Watson displayed a chart of the micronaire distribution for U.S. upland cotton that indicated a high percentage of samples in the base range of 4.3 to 4.9. “But anything in the 4.8 to 4.9 range is a real dog in the world market,” he said.
A similar chart for strength showed a much higher percentage of samples in the base and premium ranges. “We’re doing great on strength — no problems there,” he said.
According to the CCC loan chart, cotton with a 34 staple is in the base range for length. That cotton accounts for about 25 percent of the U.S. crop while cotton with a 35 staple makes up about 32 percent.
“But I have to tell you that a 34 staple will be the last cotton that moves because to the world a 34 staple length is a discount cotton,” he said. “No matter what you think, your customer thinks it’s a discount cotton.”
For color grade, most of the world considers a 4 color a discount cotton although it is the base grade for the U.S. loan chart. The same holds true for a 4 leaf.
“So we’ve got this mismatch,” he said. “One of the challenges we face is finding ways of making the cotton we grow match with the quality the customer demands. It’s a matter of putting the right cotton in the right place at the right time.”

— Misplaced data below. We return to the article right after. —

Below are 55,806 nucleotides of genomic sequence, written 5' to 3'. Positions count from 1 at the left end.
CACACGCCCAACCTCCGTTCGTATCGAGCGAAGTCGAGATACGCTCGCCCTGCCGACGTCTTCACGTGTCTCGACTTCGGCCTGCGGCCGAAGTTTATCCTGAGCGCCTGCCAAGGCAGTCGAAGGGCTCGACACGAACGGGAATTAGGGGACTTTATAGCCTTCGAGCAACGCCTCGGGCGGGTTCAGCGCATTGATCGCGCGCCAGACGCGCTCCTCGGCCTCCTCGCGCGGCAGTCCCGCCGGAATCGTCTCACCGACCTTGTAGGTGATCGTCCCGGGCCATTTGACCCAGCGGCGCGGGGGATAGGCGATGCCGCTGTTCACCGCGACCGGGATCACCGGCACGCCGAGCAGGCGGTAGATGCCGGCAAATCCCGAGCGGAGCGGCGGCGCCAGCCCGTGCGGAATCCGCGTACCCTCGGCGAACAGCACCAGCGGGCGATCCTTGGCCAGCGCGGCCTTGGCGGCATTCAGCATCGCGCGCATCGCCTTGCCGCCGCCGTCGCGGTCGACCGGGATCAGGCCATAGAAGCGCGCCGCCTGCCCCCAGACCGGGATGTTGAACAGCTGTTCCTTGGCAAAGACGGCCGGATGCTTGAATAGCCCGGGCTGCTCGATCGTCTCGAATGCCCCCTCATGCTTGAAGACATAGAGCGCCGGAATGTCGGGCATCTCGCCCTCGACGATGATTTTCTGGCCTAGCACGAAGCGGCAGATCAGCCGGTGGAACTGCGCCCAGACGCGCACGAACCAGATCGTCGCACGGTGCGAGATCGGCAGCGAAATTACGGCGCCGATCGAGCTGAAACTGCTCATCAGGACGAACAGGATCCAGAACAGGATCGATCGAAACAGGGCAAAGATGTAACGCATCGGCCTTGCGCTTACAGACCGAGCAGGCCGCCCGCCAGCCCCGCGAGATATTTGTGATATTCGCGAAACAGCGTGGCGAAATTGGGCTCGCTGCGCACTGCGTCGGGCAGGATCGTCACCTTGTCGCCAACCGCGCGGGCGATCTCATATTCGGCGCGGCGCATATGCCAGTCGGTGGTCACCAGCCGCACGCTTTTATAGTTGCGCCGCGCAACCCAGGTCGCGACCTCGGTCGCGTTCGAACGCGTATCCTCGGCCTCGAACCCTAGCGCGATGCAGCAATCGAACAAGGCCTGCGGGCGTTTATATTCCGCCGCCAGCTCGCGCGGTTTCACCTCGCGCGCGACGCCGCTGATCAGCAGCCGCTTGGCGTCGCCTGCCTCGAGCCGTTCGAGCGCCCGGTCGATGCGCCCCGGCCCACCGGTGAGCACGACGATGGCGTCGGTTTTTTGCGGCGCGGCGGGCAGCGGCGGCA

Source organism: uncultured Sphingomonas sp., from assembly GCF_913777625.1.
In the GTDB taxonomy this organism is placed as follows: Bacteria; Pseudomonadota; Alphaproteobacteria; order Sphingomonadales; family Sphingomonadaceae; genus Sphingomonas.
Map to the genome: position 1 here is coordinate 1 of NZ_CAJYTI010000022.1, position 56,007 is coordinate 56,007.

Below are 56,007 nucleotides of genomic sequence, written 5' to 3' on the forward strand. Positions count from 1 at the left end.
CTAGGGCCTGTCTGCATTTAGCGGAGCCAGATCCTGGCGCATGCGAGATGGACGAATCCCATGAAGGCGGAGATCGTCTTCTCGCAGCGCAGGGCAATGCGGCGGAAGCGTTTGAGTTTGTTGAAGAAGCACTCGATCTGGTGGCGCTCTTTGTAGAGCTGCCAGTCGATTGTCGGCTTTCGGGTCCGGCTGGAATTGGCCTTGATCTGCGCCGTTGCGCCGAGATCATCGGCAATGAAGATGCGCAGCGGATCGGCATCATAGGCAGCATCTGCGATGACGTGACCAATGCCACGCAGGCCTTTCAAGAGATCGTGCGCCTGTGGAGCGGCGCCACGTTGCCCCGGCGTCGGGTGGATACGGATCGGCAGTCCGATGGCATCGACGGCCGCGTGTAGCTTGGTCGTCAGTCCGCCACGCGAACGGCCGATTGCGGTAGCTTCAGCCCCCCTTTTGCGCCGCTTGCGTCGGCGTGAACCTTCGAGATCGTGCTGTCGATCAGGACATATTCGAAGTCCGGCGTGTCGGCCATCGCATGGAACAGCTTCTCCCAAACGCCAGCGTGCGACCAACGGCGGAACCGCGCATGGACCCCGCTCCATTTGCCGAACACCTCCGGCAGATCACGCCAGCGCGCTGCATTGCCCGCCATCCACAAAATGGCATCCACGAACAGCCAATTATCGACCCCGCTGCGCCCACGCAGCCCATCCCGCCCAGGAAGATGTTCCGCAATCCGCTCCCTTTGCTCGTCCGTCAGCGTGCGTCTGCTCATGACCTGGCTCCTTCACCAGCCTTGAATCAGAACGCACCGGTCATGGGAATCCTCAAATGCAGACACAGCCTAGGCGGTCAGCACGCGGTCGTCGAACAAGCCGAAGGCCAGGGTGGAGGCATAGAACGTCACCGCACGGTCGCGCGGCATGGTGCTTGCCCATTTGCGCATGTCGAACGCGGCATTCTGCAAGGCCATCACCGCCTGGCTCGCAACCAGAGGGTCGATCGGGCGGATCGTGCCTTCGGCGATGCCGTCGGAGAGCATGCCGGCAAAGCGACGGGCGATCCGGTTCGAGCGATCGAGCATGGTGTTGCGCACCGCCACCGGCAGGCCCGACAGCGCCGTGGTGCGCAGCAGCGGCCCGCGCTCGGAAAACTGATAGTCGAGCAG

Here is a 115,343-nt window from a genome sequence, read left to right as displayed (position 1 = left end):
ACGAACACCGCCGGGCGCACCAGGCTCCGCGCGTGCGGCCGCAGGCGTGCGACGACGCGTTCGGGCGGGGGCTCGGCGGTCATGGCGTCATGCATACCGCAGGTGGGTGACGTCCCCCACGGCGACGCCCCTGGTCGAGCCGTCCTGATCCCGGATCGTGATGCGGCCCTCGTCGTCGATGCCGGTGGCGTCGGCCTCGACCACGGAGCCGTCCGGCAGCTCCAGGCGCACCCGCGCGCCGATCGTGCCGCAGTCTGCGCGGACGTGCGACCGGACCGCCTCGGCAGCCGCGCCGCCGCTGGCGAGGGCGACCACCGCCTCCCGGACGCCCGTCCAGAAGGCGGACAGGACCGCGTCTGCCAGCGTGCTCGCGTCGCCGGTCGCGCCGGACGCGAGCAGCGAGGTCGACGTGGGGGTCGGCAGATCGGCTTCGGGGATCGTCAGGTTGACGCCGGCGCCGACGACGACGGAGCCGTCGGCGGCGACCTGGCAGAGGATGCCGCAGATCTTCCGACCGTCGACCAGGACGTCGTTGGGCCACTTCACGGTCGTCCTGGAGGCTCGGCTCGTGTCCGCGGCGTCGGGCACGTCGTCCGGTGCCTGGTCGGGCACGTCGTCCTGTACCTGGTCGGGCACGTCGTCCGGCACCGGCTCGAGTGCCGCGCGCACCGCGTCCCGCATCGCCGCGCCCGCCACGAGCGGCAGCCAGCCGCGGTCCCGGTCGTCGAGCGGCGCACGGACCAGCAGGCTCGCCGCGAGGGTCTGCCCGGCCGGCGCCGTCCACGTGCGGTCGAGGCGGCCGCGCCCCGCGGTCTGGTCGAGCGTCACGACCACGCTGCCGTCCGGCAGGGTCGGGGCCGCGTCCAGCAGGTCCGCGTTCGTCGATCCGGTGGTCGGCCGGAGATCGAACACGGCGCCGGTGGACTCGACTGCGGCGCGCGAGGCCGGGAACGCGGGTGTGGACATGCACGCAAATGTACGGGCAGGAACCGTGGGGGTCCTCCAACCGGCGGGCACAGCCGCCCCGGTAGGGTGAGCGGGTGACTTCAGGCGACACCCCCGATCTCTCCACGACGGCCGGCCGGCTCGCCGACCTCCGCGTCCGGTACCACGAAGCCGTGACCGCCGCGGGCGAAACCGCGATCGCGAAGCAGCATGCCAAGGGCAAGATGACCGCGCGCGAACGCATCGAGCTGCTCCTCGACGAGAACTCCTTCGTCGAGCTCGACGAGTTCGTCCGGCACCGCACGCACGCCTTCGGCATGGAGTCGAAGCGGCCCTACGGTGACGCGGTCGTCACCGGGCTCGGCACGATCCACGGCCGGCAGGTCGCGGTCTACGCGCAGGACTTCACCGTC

As recently as the year 2000, growers produced mainly for U.S. textile mills that seemed content to buy “41-4-34s;” i.e., cotton with a 41 grade, 4 leaf and 34 staple. Since then, exports have been claiming a larger and larger share of U.S. cotton use. In 2006, USDA estimates U.S. growers will sell 75 percent of their crop outside the country.
“This trend is not going to change until U.S. mill use bottoms out, and none of us are sure when that will happen,” says Watson. “The fact is that for every bale we sell in the United States we now have to sell three overseas.”
The latter market is dominated by China, which is expected to spin more than 50 million bales of cotton in 2006. Chinese mills have purchased 8.9 million bales of U.S. cotton in the last 12 months or nearly half again as many bales as U.S. mills.
In its rush to become a textile mill powerhouse, China has tripled its use of ring spinning, jumping from 22 million ring spindles in 1984 to 67 million in 2004. And the most important quality factor in ring spinning is length, the characteristic that has been declining in the U.S. crop.
Cotton Incorporated has exported its Engineered Fiber Selection or EFS system to China to try to help convince Chinese mills the U.S. cotton industry can provide the most consistent mixes of cotton for end product and opening line.
“One thing we are working to build in these kinds of markets is to help them understand you don’t always have to buy a 35 staple or a 3 color or a 3 leaf to make the product that you want,” Watson said.
“This will be a long-term educational process. It’s not going to happen overnight. I will encourage those of you in the room to do everything you can to help us either grow that poorer quality cotton that yields six or seven bales to the acre, dryland, or to grow the higher quality cotton we need to sell in the world market.”